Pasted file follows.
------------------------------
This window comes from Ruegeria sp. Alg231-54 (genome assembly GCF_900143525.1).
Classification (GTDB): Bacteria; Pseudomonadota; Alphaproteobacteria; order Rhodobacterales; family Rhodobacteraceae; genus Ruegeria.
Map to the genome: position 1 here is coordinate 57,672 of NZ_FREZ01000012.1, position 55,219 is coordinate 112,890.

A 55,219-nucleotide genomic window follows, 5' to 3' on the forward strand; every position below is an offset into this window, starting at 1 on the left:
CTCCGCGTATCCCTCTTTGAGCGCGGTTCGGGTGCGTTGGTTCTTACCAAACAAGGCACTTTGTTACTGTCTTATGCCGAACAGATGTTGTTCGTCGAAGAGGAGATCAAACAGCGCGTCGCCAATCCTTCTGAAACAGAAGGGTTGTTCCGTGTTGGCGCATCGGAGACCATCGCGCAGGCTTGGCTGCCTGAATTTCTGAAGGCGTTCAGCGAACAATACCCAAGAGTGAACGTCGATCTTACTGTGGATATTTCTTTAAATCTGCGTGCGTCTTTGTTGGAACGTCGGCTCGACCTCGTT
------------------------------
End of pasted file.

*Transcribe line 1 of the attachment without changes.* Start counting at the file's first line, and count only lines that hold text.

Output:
This window comes from Ruegeria sp. Alg231-54 (genome assembly GCF_900143525.1).